Financing India’s solar energy revolution

India faced demand for electricity that outstripped its generation capacity; the country relied heavily on imported coal, and industry and consumers still suffered from frequent power outages. There was a lack of long-term funding for clean energy projects, including rooftop solar panels and wind power, and around a quarter of the population – 300 million people – had no access to electricity.

The Indian government remains committed to the goal of creating 100 GW of solar power capacity by 2022, an ambitious plan that would require $35 billion in capital and entail 95% annualised growth over the next four years. The government also aims to provide 24-hour electricity to the entire country within the next few years. Private and development capital, including from international sources, is already playing an important role.

The government is delivering on ambitious growth targets for solar power generation, and in 2018 overtook the US to become the world's second largest solar energy market.

Funding rooftop power in India

The scarcity of production resources also represents an opportunity for countries and companies to more easily make a development leap to a better diversified energy mix instead of relying only on fossil fuels for their economic growth. This opportunity was seized by Azure Power already in 2009. At that time, the entire country had only 10 MW of installed solar generation capacity, compared with more than 25 GW now.

It is a remarkable growth story, in the course of which power costs for Azure’s clients have dropped by 80% over the past five years. FMO has taken an active role in this revolution by financing Azure Power and its sister company Azure Rooftop Power. In 2017, we provided Azure Power with a local currency senior loan facility for the equivalent of $30 million, financing that will enable the company to expand its power generation platform rapidly.

In May 2018, together with IFC, Proparco and OEeB, FMO agreed to finance a further $135 million of rooftop solar projects, which will provide to 200 MW of power generation capacity. Azure Rooftop Power is delivering rooftop solar power solutions for a wide range of clients, from government institutions to commercial and industrial businesses.

Local challenges, strategic success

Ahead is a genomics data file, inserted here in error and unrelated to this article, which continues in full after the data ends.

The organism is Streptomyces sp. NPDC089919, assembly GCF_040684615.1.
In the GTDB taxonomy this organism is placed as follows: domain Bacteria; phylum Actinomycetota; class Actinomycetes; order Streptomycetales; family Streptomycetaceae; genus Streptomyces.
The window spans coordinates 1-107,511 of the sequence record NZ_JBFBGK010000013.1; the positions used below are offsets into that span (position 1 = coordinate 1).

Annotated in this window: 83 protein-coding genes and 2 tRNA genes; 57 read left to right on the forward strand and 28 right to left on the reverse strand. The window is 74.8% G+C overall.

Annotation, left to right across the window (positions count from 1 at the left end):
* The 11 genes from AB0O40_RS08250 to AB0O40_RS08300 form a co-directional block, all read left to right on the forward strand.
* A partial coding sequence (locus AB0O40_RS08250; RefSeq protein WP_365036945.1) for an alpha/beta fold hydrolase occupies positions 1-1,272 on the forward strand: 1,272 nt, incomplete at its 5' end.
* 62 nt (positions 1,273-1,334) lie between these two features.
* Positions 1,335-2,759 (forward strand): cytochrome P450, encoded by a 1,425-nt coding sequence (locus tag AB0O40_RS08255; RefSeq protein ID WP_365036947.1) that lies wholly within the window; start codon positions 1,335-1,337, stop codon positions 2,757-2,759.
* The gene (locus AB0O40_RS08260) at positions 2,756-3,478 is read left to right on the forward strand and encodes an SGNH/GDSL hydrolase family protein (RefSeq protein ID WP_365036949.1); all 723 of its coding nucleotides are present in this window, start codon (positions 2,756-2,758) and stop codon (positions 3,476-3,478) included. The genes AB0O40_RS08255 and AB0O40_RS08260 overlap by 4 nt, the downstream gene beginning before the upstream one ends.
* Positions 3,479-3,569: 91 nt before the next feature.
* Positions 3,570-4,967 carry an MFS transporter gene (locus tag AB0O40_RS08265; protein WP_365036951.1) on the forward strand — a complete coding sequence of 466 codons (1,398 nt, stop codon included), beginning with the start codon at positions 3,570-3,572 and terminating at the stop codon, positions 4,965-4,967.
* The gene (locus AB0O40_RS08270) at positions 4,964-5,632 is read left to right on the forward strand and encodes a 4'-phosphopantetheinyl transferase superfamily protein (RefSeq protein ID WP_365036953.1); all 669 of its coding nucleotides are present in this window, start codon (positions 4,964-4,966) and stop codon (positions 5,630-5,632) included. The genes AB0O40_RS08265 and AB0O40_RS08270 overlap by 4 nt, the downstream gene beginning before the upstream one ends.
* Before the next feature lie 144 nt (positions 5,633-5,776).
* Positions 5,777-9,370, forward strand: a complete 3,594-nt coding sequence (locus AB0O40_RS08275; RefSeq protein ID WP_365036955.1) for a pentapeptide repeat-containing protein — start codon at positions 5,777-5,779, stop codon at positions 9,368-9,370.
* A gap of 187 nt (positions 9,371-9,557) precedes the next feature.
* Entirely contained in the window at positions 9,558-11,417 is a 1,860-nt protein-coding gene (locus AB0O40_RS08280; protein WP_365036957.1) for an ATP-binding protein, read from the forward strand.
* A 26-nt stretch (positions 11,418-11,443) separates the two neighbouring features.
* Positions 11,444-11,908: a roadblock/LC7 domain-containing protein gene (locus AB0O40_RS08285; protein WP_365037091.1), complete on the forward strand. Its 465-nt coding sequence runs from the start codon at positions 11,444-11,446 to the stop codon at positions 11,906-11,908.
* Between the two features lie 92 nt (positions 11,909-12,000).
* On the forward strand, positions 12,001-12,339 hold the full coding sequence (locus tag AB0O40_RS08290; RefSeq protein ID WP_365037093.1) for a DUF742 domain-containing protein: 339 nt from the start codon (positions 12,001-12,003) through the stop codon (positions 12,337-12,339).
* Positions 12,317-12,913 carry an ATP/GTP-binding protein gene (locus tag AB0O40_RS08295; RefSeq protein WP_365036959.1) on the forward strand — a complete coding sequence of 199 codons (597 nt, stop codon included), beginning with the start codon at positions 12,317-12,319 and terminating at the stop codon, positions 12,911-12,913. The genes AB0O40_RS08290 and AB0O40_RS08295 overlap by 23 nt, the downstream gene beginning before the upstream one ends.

Doing business in India is accompanied by inevitable social and environmental risks, for example with regard to land acquisition. It represents a complex and challenging context for companies such as Azure, which has projects installed and operating throughout the country, and it is critical for Azure to adopt a holistic approach towards safety, health, environment and social-related (SHES) issues.

FMO has supported Azure in integrating a social due diligence process and introducing a land acquisition procedure for all new projects. The company has created a dedicated SHES department, headed by a manager responsible for oversight across the company's growing portfolio, including ground-mounted and rooftop installations. In a FMO-supported workshop, Azure teams have developed innovative solutions to tackle SHES compliance risks throughout the business, and cash-based incentives are provided to staff to reinforce good practice.

With more than 600 personnel on the ground, Azure is well accustomed to dealing with the many linguistic and cultural differences which make India such a complex market in which to operate, especially when introducing new technologies such as solar panels.

Its growth has directly and indirectly created many jobs in India, including in poorer states such as Uttar Pradesh, and it has created cash flows to communities that previously lacked many basic resources but now benefit from a sustained source of income.

A pioneer in the market, Azure has an established track record of installing solar projects and is making a significant contribution to helping India achieve its clean energy power generation targets. From a wider perspective, sustainable energy resources are set to play a vital role in meeting India's energy needs as the country's economic growth drives increased demand for power.